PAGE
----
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Hr roles in Creating Corporate Culture

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Hr roles in Creating Corporate Culture

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“I think as a company, if you can get those two things right — having a clear direction on what you are trying to do and bringing in great people who can execute on the stuff — then you can do pretty well.”
– Mark Zuckerberg, CEO, Facebook

“I think as a company, if you can get those two things right — having a clear direction on what you are trying to do and bringing in great people who can execute on the stuff — then you can do pretty well.”
– Mark Zuckerberg, CEO, Facebook

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Hr roles in Creating Corporate Culture

  1. 1. HR ROLES in Corporate Culture www.humanikaconsulting.com
  2. 2. Corporate Culture • Culture is the environment that surrounds us all the time. • A workplace culture is the shared values, belief systems, attitudes and the set of assumptions that people in a workplace share. • This is shaped by individual upbringing, social and cultural context. • In a workplace, however, the leadership and the strategic organizational directions and management influence the workplace culture to a huge extent.
  3. 3. Research Talk • Research by Deloitte has shown that 94% of executives and 88% of employees believe a distinct corporate culture is important to a business’ success. • Deloitte’s survey also found that 76% of these employees believed that a "clearly defined business strategy" helped create a positive culture.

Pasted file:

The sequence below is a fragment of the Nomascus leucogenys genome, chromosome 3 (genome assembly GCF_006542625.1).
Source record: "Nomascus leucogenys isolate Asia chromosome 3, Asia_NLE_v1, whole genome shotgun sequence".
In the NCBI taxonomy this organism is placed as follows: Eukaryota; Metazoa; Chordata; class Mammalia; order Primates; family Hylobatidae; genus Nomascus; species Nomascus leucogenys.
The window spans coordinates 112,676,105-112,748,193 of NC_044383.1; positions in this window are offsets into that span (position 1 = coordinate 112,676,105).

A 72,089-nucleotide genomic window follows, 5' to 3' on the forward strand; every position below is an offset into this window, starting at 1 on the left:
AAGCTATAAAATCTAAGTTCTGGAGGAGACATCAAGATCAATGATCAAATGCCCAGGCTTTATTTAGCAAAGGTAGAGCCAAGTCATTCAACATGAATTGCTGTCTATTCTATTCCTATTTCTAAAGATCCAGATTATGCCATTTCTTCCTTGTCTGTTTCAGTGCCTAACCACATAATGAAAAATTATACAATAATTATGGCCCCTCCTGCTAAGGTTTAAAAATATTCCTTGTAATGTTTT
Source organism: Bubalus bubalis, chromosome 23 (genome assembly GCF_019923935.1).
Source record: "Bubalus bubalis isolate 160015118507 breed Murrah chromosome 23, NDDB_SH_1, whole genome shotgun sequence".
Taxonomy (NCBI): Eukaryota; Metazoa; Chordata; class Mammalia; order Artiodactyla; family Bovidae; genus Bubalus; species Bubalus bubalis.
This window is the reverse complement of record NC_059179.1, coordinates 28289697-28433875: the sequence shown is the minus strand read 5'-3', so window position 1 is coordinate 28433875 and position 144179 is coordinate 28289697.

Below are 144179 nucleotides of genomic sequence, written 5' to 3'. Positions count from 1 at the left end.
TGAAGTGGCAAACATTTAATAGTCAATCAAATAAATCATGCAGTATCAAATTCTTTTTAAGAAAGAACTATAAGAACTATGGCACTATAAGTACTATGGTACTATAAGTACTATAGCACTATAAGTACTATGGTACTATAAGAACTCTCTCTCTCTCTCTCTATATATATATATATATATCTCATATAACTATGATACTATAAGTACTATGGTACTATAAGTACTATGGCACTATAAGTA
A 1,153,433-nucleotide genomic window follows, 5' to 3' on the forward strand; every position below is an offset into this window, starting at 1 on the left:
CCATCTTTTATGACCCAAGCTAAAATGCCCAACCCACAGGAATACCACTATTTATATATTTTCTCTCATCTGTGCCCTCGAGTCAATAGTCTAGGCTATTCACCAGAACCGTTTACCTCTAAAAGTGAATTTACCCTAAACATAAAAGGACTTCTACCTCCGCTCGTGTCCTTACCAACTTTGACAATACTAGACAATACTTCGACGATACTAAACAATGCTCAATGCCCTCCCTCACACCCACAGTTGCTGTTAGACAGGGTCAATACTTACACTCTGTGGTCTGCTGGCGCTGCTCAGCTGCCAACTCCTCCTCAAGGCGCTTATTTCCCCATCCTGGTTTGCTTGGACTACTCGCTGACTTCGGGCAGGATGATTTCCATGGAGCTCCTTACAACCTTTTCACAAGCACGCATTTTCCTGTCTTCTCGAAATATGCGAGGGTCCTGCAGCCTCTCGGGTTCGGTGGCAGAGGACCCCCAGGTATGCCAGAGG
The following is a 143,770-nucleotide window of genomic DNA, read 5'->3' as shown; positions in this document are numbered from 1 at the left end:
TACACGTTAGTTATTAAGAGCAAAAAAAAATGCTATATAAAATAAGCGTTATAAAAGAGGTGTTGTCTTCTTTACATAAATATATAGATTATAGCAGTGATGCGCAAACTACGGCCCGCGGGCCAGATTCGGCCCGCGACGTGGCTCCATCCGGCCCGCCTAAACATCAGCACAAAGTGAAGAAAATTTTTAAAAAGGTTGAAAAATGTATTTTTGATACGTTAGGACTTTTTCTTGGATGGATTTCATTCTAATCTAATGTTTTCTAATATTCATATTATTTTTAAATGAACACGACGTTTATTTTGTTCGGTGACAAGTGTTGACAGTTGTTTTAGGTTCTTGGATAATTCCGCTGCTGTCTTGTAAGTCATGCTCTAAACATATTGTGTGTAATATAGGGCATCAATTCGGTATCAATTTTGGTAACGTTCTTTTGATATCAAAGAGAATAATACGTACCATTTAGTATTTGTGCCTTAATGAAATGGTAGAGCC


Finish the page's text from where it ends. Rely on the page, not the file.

4. 4. A Company’s Culture Is A Direct Result Of Its Leadership • the CEO is the one who sets the tone, for better or worse, for the rest of the company. • How the person at the top behaves and interacts often funnels down through the rest of the team. • If organizational leadership has a very passive-aggressive style of managing, for example, that passive-aggressive attitude will permeate throughout the entire corporate culture.
  5. 5. Why Is Organizational Culture • Culture impacts everything from performance to how your company is perceived in the media. • Organizational culture is hugely important to the success and overall health of your company, your people, and your customers. • So it’s helpful to spend time considering why your company’s culture is the way it is, and why it’s important that it stays that way (or changes). • A positive workplace culture improves teamwork, raises the morale, increases productivity and efficiency, and enhances retention of the workforce. Job satisfaction, collaboration, and work performance are all enhanced. • And, most importantly, a positive workplace environment reduces stress in employees.
  6. 6. 1. It defines your company’s internal and external identity • Peter Ashworth explains that your organizational culture “defines for you and for all others, how your organization does business, how your organization interacts with one another and how the team interacts with the outside world, specifically your customers, employees, partners, suppliers, media and all other stakeholders.” • In other words, your organizational culture will reverberate across all aspects of your business because it represents the way you do business. It’s simultaneously your identity and your image, which means it determines how your people and customers perceive you.